And when you do find one, slotting your car into it is a challenge that rattles plenty of very competent drivers. We talk to an expert for their tips on how to handle parking problems.
Parking is the Achilles' heel of many car owners – even if you find a perfectly sized spot, manoeuvring your car into it can be very stressful. In fact, parallel parking has been voted the trickiest motoring manoeuvre by an Accident Advice Helpline survey.
Parking your car near home could also be a challenge. If a garage isn’t an option, those who pay for street parking permits aren’t always guaranteed a spot right outside their home – which can be a real pain given that where you park can affect your car insurance premiums. Little wonder, then, that the average UK driver wastes four days a year trying to find a space they can fit into.
So how can drivers solve their own parking problems? Motoring journalist Sue Baker (@carscribe) explores solutions with Rebecca Ashton (@rebeccaashton68),who is head of driver behaviour at IAMRoadSmart (@IAMRoadSmart) and has been an approved driving instructor for 20 years – so she has some sterling advice.
When the British Parking Association surveyed 2,000 drivers, it found that parking problems are (perhaps unsurprisingly) worst in London, where it typically takes a driver almost eight minutes to find somewhere to leave their vehicle. This figure is five minutes in eastern England and the East Midlands.
Their research revealed that:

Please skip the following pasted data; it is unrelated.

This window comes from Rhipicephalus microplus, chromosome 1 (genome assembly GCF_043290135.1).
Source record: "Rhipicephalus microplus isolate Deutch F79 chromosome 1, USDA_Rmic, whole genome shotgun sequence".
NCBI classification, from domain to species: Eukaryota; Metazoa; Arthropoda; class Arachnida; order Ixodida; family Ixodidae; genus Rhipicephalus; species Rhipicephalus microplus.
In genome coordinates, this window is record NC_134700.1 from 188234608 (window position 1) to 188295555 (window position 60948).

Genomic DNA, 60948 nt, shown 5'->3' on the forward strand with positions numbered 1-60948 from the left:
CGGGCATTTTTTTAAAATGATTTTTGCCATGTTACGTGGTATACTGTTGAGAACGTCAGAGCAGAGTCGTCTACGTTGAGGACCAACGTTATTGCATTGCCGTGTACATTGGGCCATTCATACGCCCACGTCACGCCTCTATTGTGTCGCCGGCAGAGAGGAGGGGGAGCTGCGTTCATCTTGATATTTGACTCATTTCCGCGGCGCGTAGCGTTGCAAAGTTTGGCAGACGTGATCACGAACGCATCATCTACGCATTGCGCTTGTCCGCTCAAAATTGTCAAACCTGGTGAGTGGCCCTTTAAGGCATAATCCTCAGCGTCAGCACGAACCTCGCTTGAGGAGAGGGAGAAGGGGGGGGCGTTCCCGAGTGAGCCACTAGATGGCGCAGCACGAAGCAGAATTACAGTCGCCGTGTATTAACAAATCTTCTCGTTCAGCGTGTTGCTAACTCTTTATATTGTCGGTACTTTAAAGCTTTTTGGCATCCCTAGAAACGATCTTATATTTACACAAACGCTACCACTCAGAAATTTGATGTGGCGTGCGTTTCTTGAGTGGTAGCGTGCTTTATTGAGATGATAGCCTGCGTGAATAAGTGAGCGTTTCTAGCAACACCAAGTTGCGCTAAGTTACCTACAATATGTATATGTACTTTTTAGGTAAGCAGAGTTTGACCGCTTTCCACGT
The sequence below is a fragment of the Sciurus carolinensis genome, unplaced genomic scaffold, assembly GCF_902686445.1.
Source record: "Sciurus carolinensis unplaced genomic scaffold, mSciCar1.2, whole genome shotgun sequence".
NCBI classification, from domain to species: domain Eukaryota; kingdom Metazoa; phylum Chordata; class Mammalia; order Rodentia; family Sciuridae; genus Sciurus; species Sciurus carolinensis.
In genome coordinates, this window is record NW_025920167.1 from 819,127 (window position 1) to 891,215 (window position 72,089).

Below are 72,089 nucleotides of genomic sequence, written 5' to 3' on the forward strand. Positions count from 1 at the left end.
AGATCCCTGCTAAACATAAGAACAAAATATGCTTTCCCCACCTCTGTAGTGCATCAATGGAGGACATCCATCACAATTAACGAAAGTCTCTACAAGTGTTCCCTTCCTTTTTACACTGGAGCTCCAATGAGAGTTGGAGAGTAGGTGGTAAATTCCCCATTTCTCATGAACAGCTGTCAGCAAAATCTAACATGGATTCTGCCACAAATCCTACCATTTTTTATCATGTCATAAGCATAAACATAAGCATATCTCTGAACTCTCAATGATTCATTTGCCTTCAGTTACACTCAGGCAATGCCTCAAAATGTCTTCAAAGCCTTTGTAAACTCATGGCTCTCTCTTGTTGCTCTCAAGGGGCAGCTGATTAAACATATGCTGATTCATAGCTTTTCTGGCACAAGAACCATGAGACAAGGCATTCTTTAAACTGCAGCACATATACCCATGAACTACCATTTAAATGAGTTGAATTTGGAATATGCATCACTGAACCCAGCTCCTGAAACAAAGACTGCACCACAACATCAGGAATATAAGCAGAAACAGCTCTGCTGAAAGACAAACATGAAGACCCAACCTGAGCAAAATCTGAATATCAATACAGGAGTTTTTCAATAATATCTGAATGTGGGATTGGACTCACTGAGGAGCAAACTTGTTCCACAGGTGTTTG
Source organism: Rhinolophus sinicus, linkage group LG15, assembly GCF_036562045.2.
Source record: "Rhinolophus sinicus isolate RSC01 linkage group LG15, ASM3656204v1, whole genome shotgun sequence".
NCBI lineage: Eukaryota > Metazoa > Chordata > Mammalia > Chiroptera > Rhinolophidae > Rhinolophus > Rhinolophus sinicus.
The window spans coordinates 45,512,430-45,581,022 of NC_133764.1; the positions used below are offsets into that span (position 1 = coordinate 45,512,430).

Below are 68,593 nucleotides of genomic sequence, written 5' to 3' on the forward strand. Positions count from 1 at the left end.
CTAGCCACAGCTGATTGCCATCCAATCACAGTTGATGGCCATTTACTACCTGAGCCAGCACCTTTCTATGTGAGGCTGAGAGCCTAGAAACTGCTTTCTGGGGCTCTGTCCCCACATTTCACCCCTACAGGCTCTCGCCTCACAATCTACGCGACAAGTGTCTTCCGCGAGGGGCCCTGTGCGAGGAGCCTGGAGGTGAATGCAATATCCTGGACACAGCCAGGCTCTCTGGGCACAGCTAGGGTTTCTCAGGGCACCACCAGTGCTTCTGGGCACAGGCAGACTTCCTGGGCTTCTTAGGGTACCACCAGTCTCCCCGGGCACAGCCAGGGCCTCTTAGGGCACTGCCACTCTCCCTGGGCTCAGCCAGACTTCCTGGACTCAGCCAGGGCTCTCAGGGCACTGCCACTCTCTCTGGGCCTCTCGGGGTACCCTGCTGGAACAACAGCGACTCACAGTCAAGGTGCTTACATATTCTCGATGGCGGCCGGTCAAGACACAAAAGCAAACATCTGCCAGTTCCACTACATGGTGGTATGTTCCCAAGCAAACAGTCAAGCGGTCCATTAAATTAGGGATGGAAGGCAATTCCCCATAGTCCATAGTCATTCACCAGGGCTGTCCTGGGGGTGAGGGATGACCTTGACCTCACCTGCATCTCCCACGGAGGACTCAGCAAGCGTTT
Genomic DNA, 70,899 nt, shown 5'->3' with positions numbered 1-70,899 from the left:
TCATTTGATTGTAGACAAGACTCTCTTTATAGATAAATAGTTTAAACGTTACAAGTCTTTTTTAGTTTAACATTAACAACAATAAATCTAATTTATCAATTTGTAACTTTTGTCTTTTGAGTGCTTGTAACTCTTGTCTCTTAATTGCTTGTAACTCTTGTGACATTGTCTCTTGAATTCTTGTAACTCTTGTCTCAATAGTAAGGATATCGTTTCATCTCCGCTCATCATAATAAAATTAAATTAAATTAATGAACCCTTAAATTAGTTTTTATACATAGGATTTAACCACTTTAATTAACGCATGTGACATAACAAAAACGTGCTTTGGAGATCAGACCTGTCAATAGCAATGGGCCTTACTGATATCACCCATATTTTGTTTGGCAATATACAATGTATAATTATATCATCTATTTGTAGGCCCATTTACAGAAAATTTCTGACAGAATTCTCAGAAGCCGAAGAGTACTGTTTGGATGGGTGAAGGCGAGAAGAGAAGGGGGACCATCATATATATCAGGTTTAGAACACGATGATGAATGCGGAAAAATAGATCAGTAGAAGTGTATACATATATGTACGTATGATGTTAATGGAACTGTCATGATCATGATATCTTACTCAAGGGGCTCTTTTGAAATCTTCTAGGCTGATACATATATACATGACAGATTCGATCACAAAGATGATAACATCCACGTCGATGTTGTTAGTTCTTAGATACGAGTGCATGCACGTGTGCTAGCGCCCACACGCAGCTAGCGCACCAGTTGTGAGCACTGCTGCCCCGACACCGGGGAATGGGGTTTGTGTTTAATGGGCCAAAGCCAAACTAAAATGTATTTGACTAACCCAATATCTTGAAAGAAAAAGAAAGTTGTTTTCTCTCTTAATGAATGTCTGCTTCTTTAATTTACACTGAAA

It’s parallel parking. An Accident Advice Helpline poll discovered that many of us are happy to drive around 100 metres further just to find an easier place to park. Nearly half of drivers admitted to attempting a parallel park that went so wrong that they gave up halfway through. A quarter have even exited the car and let someone finish parking for them.
‘Parallel parking has been a thorn in drivers' sides since the invention of the car,’ says David Carter of Accident Advice Helpline. ‘We've all felt the pressure of getting into a tight parking space on a busy street when others are watching.’
These were the top ten most troublesome driving manoeuvres identified in the poll:
‘Try to take the fear factor out of it,’ says Rebecca Ashton, who is an expert at guiding new drivers through the techniques of skilled parking. ‘People get very concerned about trying to park, they worry about being watched and not doing it properly. Take your time, don't be in a hurry. There's no shame in manoeuvring slowly to get it right.’
Cars equipped with parking aids, such as reversing cameras and sensors that sound an alarm when you come into close proximity with another vehicle, are already on the market.
Some vehicles also have self-park systems which, when you simply press a switch, let clever electronics, assisted by cameras and radar, steer you into a gap while you sit hands-off in the driving seat.
There are also apps that all drivers can use – not while they’re driving, of course – such as JustPark, which will help you find a parking space ahead of time, taking away some of the stress of the journey.
It has already been developed by German automotive technology company Bosch, although it’s not road legal in the UK yet. Automated valet parking is described by the company as ‘an important milestone on the road to autonomous parking’.
With a command from a smartphone, an owner can automatically park the vehicle in an assigned spot without even being in the car, and without having to monitor its movements.
Where you park your car when you go home could affect your car insurance premiums. The chances of your car being stolen can increase depending on where you park it overnight. For example, if you park it on a driveway, or even better in a locked garage, it may be safer than if parked by the kerb of a road – even if it is your own. As such, insurers will ask during the quote process where you park your car.
Finding a parking spot is a challenge, not to mention fitting your car into it when you discover one. Even though it’s a stressful experience, staying calm is the best way to go.